What actually transpires beneath the veil of an event horizon? Decent people shouldn't think too much about that.
I looks like they would be charged with violating US Code Title 18, 2709 (C)(1)(a). The obvious defense is that the text on that page is not compatible with the first amendment to the constitution, and therefore isn't really the law. So obvious, in fact, that we can assume that someone has
Humans : correct in making the leap from wealth as currency to wealth as energy. But logic failure : wealth ultimately is extension of desire, fluctuating with emotions and state of mind. Desires : when all are supported in purely adaptable system, true wealth is achieved."
- Usurper Judaa Marr, "Human : Nature"
When the bubble finally bursts, Bitcoins' value will hover around the cost of the electricity & equipment to mine them, so investors can write off the purchase as a slight loss or slight profit.
"Energy is the currency of the future." --CEO Nwabudike Morgan, "The Centauri Monopoly"
A currency based on something solid, pretty much impossible to fake, and hard to get confused about. Compare that to national currencies base on different people's varying fuzzy perceptions of the stability of the issuing government. Sounds pretty good, actually.
I think you're right (it'll stabilize at that price) but others think it'll deflate. This'll be interesting to watch. And damn useful to have a pocket change, for those usenet server subscriptions which don't take paypal anymore.
I always have coastal cities and their production lines are far too important, to disrupt with a build order for domes. When sea levels rise (and to be fair, I'm usually the most to blame for it), there's always a planetary council call to launch a solar shade. I don't always get my way, but those who oppose me on the issue will the dominated ASAP if I can, so that we can re-vote on the issue at the next opportunity.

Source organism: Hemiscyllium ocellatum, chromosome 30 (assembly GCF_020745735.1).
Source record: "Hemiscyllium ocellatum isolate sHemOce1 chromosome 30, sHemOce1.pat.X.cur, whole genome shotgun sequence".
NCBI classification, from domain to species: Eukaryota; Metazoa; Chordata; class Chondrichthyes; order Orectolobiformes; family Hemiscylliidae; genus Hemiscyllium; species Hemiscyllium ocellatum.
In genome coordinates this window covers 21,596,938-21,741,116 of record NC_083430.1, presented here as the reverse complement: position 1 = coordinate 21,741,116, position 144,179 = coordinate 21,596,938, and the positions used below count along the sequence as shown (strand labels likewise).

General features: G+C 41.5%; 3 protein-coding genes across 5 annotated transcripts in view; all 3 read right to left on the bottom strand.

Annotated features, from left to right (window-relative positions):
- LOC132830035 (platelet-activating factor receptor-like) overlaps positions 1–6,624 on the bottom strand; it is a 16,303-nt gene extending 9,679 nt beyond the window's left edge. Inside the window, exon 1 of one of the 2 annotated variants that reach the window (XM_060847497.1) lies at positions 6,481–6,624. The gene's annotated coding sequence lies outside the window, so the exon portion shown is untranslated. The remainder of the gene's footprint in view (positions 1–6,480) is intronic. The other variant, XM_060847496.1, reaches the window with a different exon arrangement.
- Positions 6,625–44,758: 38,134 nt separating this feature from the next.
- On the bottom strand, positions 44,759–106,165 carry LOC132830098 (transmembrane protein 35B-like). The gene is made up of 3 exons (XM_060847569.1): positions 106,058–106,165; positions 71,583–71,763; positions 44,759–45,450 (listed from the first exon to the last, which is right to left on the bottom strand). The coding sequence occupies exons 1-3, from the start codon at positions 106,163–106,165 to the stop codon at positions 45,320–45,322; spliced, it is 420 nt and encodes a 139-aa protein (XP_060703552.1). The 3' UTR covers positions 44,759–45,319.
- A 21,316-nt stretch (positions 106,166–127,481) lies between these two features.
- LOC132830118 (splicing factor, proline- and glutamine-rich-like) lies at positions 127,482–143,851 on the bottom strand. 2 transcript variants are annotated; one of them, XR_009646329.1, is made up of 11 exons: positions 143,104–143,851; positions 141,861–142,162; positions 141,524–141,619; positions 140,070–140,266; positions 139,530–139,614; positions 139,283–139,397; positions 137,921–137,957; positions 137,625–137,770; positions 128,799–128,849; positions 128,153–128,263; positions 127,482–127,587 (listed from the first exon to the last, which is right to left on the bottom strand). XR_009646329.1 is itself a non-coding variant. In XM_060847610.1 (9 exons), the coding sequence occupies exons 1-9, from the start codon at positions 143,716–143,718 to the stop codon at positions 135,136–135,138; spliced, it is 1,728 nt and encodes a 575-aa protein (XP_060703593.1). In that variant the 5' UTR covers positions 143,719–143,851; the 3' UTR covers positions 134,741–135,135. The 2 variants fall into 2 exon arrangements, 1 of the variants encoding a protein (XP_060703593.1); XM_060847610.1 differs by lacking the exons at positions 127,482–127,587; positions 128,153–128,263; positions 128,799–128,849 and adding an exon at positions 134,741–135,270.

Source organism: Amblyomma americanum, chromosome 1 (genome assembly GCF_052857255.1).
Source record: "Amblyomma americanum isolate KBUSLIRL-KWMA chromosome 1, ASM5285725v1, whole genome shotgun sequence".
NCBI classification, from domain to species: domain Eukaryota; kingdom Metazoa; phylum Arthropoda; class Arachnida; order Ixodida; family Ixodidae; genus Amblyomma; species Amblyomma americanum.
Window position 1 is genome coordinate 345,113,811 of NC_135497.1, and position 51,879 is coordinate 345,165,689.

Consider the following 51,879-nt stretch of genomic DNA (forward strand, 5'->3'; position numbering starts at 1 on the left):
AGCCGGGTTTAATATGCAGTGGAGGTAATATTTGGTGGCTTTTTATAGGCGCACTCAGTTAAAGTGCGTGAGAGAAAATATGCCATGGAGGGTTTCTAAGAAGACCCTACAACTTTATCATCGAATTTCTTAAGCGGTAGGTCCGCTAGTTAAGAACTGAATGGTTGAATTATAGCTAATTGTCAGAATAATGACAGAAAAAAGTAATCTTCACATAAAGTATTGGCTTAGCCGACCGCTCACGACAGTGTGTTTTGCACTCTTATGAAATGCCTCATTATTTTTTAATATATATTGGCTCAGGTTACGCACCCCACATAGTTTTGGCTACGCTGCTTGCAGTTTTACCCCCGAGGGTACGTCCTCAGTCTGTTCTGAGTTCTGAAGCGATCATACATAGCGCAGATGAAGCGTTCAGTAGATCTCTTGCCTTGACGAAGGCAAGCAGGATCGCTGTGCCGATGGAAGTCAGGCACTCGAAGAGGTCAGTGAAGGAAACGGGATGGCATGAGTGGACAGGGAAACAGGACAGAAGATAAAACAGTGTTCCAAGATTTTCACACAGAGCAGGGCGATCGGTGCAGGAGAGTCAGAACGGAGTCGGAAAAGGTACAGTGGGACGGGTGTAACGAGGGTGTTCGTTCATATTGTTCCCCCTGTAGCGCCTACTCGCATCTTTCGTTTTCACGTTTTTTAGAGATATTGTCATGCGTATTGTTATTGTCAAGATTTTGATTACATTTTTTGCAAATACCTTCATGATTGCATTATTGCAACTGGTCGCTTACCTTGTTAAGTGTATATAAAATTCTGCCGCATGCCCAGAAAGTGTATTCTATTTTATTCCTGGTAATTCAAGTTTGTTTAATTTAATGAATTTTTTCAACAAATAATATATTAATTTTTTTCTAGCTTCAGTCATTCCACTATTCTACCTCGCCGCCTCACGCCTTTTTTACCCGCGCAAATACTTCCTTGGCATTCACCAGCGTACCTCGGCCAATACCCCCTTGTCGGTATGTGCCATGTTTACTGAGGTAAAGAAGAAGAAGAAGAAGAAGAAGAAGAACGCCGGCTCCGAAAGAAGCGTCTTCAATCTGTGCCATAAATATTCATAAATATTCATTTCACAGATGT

I'm not saying Earth's current factions are wrong simply because they don't play like me, but... it sure looks dumb. And as is typical, those who you'd think have the most to lose (or at least should think they have the most to lose) are the ones most responsible for the problem and best equipped to do something about it.
I know what you're thinking: it's zero sum. Sure, the developed countries will lose many cities, but so will their opponents. (Earth example: US might lose New York but Nigeria will lose Lagos, and Nigeria is poor so their loss of Lagos will hurt more, ergo, US wins by this disaster.) I would point out, though, that the more advanced factions will have a greater investment in their cities. Also, if you know what you're doing, your HQ will be coastal (always put your HQ on a coast) so that you can send sea crawlers to ocean hotspots. Winning a large map game is always about energy, in the end, because more energy means more tech, and more tech means both 1) better weapons and 2) first shot at the best Secret Projects. And hey, your coastal HQ probably has some mighty fine Secret Projects in it. Those are irreplaceable. This isn't the kind of situation where zero sum thinking is wise.
CEO Morgan doesn't have this problem. He can afford the Longevity Vaccine. I don't mean afford it just in terms of building the secret project, but afford it in terms of addressing the consequences. If you do things right, you can grow your bases to great sizes while also keeping them in perpetual Golden Ages, and this can be done by diverting a mere 10% of your incoming energy to psych! 10%, that's all you need. And I promise you: you will not get there unless you research lots of Build techs.
I don't have planet busters until my scientists invent Orbital Spaceflight, and then that gets me these wonderful weapons deliverable only by rockets, never by needlejet or any other technology. And likewise, I don't have any other space tech until I have these rockets. Rockets are the key. You can't have planet busters or spaceflight without them.
And trust me, no matter how hard you try to get along, there's always some pro-war nutcase who wants a vendetta. You must arm. That doesn't mean you have to nuke anyone, but you damn well better at least be trying to get the technology. He is so right about the evil genocidal leaders. Stuff just doesn't ever get done without these kind of people.
One thing I was shocked to see Stephenson miss, though, is that you also need Pre-Sentient Algorithms. Orbital Spaceflight can't exist without it; it's a path dependency. (This is why, in the pseudo-reality (Earth simulations often played on the computers at the University) outside the true reality of SMACX, computer Science basically starts in the 1940s after you build something called Bletchley Park.) I cannot imagine how the author of Cryptonomicon, of all people, missed this.